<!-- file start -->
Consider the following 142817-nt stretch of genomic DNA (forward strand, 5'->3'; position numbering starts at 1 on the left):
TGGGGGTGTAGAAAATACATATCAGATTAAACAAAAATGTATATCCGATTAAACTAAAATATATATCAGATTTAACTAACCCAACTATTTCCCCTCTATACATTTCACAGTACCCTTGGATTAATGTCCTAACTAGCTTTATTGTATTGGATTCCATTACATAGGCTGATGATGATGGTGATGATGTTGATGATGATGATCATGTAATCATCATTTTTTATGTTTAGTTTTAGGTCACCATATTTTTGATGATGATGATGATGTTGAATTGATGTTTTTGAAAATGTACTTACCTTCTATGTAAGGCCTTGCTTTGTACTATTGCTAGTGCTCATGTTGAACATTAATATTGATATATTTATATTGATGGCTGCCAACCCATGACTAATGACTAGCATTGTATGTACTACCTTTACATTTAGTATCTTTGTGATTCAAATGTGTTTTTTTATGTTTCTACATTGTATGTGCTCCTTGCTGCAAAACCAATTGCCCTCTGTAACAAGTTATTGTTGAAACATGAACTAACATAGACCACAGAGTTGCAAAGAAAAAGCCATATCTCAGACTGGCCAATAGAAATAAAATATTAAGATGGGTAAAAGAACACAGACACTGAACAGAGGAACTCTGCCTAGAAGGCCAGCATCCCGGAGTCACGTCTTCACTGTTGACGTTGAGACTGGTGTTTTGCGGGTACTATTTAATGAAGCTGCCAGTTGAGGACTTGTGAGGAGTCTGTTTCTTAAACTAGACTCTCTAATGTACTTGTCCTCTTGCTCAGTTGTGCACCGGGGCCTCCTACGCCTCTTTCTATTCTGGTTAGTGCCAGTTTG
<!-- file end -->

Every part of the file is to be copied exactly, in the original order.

Consider the following 142817-nt stretch of genomic DNA (forward strand, 5'->3'; position numbering starts at 1 on the left):
TGGGGGTGTAGAAAATACATATCAGATTAAACAAAAATGTATATCCGATTAAACTAAAATATATATCAGATTTAACTAACCCAACTATTTCCCCTCTATACATTTCACAGTACCCTTGGATTAATGTCCTAACTAGCTTTATTGTATTGGATTCCATTACATAGGCTGATGATGATGGTGATGATGTTGATGATGATGATCATGTAATCATCATTTTTTATGTTTAGTTTTAGGTCACCATATTTTTGATGATGATGATGATGTTGAATTGATGTTTTTGAAAATGTACTTACCTTCTATGTAAGGCCTTGCTTTGTACTATTGCTAGTGCTCATGTTGAACATTAATATTGATATATTTATATTGATGGCTGCCAACCCATGACTAATGACTAGCATTGTATGTACTACCTTTACATTTAGTATCTTTGTGATTCAAATGTGTTTTTTTATGTTTCTACATTGTATGTGCTCCTTGCTGCAAAACCAATTGCCCTCTGTAACAAGTTATTGTTGAAACATGAACTAACATAGACCACAGAGTTGCAAAGAAAAAGCCATATCTCAGACTGGCCAATAGAAATAAAATATTAAGATGGGTAAAAGAACACAGACACTGAACAGAGGAACTCTGCCTAGAAGGCCAGCATCCCGGAGTCACGTCTTCACTGTTGACGTTGAGACTGGTGTTTTGCGGGTACTATTTAATGAAGCTGCCAGTTGAGGACTTGTGAGGAGTCTGTTTCTTAAACTAGACTCTCTAATGTACTTGTCCTCTTGCTCAGTTGTGCACCGGGGCCTCCTACGCCTCTTTCTATTCTGGTTAGTGCCAGTTTG